German–Soviet Treaty of Friendship, Cooperation and Demarcation
The German–Soviet Treaty of Friendship, Cooperation and Demarcation (also known as the German–Soviet Boundary and Friendship Treaty) was a treaty signed by Nazi Germany and the Soviet Union on September 28, 1939 after their joint invasion and occupation of Poland. It was signed by Joachim von Ribbentrop and Vyacheslav Molotov, the foreign ministers of Germany and the Soviet Union respectively. The treaty was a follow up to the Molotov–Ribbentrop Pact, which the two countries had signed on August 23, prior to their invasion of Poland and the start of World War II in Europe. Only a small portion of the treaty was publicly announced.
Several secret articles were attached to the treaty. These articles allowed for the exchange of Soviet and German nationals between the two occupied zones of Poland, redrew parts of the central European spheres of interest dictated by the Molotov–Ribbentrop Pact, and also stated that neither party to the treaty would allow on its territory any "Polish agitation" directed at the other party.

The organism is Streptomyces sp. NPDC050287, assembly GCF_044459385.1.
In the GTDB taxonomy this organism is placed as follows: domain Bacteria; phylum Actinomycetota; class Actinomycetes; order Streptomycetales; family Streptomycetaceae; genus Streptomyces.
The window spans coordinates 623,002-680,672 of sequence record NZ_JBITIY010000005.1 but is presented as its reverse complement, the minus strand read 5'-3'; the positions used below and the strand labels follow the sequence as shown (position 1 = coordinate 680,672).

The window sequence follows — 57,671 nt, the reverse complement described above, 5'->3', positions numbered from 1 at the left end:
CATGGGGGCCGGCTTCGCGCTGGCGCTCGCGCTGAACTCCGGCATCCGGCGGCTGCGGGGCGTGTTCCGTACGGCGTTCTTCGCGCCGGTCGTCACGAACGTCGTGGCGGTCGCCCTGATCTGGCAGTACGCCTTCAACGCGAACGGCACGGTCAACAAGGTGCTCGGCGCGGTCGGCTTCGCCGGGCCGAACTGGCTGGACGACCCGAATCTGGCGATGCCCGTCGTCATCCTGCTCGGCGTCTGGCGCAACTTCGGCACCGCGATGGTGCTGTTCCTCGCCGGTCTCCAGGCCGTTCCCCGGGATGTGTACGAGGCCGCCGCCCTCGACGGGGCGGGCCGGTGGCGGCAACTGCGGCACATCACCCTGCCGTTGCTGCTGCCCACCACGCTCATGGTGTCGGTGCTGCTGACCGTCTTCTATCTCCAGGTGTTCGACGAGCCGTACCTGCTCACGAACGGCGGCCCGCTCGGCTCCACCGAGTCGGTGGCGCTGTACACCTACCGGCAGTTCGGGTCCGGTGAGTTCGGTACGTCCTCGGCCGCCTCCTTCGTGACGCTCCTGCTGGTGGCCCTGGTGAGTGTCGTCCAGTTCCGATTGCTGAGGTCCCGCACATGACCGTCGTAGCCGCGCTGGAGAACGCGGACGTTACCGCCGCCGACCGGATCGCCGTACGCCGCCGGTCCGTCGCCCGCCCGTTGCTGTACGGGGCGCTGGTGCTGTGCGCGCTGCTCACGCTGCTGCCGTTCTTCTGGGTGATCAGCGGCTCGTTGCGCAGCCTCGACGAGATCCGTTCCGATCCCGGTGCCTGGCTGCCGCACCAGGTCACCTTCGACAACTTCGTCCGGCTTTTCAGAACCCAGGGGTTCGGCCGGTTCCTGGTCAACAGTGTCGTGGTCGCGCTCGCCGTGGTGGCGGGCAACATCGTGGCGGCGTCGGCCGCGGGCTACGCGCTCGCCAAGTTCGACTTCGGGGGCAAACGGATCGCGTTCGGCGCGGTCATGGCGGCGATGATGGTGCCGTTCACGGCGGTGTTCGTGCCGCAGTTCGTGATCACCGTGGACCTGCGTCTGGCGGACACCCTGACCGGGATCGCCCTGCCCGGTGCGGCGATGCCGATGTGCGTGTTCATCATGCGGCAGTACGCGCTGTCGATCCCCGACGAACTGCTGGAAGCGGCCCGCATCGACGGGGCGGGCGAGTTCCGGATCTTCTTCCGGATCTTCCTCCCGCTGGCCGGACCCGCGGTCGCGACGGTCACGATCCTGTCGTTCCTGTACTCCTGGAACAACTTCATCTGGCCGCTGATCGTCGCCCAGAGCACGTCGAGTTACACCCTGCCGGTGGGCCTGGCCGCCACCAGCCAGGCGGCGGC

During the western invasion of Poland, the German Wehrmacht had taken control of the Lublin Voivodeship and eastern Warsaw Voivodeship - territories which according to the Molotov–Ribbentrop Pact were in the Soviet sphere of influence. To compensate the Soviet Union for this "loss", the treaty's secret attachment transferred Lithuania to the Soviet sphere of influence, with the exception of a small territory in the Suwałki Region, sometimes known as the Suwałki Triangle.
After this transfer, the Soviet Union issued an ultimatum to Lithuania, occupied it on June 15, 1940 and established the Lithuanian SSR.
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